Top Tips for Surviving almost anything

Late last year, I received a few ‘top tips’ from the University of South Australia (sent to students for surviving exams), and I’ve modified them to apply them to life in general, and especially to living with dementia, or supporting someone with dementia. Feel free to add to them, suggest alternatives that may be better options, or even dispute them. That is, for me, the real joy of this global conversation.

  1. Remember you are a human, not a robot. You need breaks. Evidence supports 15 minutes every 50 minutes.
  2. Study. Work. Play. Relax. Sleep. Repeat. You need to recharge your battery, don’t feel guilty about it. It’s actually clever and will make you more effective and save you time.
  3. Get away from the screen often, including TV, and especially social media.
  4. Turn your phone and all devices to flight mode from 8pm a the latest. Switching off from all screens, including social media at a set time every night improves sleep; there is evidence it does, and I have tried it. When I actually do it, it works!!
  5. Connect to humans, eat real food, find someone to laugh with, run up the hill, play with your dog or cat. YouTube and memes are not ideal.
  6. Sleep (again). Really.  Evidence shows sleeping after studying is like saving your working file on your computer. It backs up your memory and puts it in your hard drive. Be smart. Sleep. Refer to read point 4 again.
  7. Set realistic goals. Now. Sometimes life happens.
  8. Stop beating yourself up. It is unhelpful, so is making an unrealistic plan.
  9. Focus on what you (and we) can do.
  10. Remember it’s not forever. In the case of dementia, we will likely die before you, and you will be relieved of the ‘burden’. Freedom is on the horizon! I’m only saying this, as so many of the comments by care partners and families on social media definitely encourage the feeling of being a burden.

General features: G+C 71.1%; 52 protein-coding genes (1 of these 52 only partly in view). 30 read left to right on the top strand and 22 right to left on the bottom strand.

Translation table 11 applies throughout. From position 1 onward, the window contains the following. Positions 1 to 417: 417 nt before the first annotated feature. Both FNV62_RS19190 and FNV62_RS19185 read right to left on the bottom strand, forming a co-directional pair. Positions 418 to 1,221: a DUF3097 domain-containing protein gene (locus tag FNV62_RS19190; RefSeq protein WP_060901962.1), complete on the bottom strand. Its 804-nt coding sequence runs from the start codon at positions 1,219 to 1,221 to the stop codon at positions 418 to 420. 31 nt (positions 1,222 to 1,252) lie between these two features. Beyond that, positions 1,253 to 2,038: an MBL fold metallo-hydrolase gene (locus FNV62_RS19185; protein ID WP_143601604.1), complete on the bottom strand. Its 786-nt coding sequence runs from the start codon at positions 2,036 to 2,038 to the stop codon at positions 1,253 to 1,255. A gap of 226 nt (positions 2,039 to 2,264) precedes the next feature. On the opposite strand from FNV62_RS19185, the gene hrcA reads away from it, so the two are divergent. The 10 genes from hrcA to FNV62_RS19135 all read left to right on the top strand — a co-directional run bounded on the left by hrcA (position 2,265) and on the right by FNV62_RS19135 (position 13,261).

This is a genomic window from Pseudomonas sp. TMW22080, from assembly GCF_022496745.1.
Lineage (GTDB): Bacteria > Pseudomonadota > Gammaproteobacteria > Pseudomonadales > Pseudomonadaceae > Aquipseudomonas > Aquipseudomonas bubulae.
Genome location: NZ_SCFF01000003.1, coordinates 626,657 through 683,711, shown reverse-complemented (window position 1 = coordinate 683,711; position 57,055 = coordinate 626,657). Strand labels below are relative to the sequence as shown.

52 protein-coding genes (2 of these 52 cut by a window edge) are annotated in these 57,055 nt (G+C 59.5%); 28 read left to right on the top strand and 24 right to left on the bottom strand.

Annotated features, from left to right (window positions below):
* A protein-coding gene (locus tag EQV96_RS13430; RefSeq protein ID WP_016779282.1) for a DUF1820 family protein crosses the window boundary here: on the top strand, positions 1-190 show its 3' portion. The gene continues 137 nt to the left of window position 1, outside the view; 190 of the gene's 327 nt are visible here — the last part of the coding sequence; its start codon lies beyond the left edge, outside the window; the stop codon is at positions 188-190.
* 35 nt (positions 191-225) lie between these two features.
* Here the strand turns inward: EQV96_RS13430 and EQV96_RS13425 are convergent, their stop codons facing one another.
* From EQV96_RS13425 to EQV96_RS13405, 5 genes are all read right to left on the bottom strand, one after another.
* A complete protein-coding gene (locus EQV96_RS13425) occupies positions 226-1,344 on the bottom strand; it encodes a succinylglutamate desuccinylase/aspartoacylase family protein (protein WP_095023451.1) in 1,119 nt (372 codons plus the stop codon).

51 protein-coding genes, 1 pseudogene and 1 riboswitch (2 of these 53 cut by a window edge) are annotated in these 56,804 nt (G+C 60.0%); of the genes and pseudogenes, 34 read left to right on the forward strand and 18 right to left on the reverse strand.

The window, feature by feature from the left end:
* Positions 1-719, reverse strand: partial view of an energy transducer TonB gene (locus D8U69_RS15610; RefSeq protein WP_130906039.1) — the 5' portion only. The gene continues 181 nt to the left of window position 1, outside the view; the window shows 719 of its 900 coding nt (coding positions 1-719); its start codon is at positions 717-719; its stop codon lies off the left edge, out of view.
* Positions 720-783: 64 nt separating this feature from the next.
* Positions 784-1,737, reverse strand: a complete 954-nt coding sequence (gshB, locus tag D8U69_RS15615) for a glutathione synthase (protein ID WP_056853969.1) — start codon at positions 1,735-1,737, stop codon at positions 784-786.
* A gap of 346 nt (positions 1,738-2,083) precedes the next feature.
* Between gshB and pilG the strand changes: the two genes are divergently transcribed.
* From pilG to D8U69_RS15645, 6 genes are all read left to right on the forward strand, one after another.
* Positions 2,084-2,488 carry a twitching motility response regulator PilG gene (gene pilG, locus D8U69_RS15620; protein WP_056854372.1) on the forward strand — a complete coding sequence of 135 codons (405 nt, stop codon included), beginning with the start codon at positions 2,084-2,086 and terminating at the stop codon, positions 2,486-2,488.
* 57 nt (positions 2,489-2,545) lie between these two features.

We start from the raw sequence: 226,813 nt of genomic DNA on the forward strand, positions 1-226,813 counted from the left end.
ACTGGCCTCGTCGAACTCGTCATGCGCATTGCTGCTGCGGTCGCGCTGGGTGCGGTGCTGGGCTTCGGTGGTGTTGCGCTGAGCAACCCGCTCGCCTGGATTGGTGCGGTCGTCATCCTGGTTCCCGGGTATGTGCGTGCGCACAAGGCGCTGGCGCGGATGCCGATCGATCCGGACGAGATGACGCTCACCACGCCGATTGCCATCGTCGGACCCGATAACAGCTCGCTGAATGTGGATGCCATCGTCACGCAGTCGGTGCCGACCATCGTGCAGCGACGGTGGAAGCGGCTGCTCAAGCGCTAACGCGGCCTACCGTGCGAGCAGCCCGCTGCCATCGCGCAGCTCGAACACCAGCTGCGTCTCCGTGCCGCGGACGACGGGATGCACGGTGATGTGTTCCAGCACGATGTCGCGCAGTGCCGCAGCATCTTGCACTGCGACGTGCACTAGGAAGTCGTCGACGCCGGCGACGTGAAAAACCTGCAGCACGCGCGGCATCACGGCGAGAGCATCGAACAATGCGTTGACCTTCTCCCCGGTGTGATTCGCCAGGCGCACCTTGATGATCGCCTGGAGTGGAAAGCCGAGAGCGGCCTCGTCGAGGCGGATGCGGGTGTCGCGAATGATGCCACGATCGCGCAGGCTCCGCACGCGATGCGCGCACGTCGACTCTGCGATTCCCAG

11. Reach out. It’s normal to feel some stress. It’s not normal for that to feel excessive or continue long term. Reach out to friends, family, or if they have disappeared, to support services including Counselling if you are feeling overwhelmed.
  12. Remember, you are doing your best.
  13. Love yourself.

8 thoughts on “Top Tips for Surviving almost anything

  1. Bless you Kate – just what I needed to hear this morning as I approach final analyses and write more towards PhD thesis. Re No. 10, all that matters is the first 4 words (including the contraction of two words!!).


    • I’m glad Janet… please send this blog to me, in about 2 years! I’m sure I’ll be needing to read it again then! I look forward to reading your thesis too! Good luck on the final straight. xx


  2. Thanks Old Boiler, you sure you can’t read minds🤔??!
    All that you have written today is relevant to me right now as I prepare to commence study while working and still live a life. Dad moved in with us a week ago so we can support him with chemo while his partner is OS. It’s a funny feeling when you haven’t lived with your parents for nearly 40 years and the roles and responsibilities are reversed. Im calling it a learning curve🤣. Someone at a conference the other day what I did for a job? Probably not a suitable question for an old boiler on a bad hair day😱My reply was I juggle fire and dynamite and occasionally dabble in fire eating, end of conversation 🤣 You will be pleased to know sensible daughter is keeping things in prospective while she is home. One of the old boilers did remind me that even thou I might think I’m super woman clearly I’m not as my cape was tucked in my undies. God bless her for dropping off some tea that night. Like you said accept help it’s good for others to be part of this crazy ride we call life. It’s ok to sometimes say just stop this roller coaster ride for a minute I need to get off! Involve others, let them in give them opportunities to be active participants. After all most of the great super heroes had a side kick that always came to the rescue in the nick of time. Thanks again for your words Kate I smiled as I read them, truly believe you are psychic, much love Ness 😘


  3. Recently had episodes of delirium after increased chronic spinal pain.
    Because I was a survivor of stroke, I’m told by family I’ll be too much to cope with. Devastated 😞


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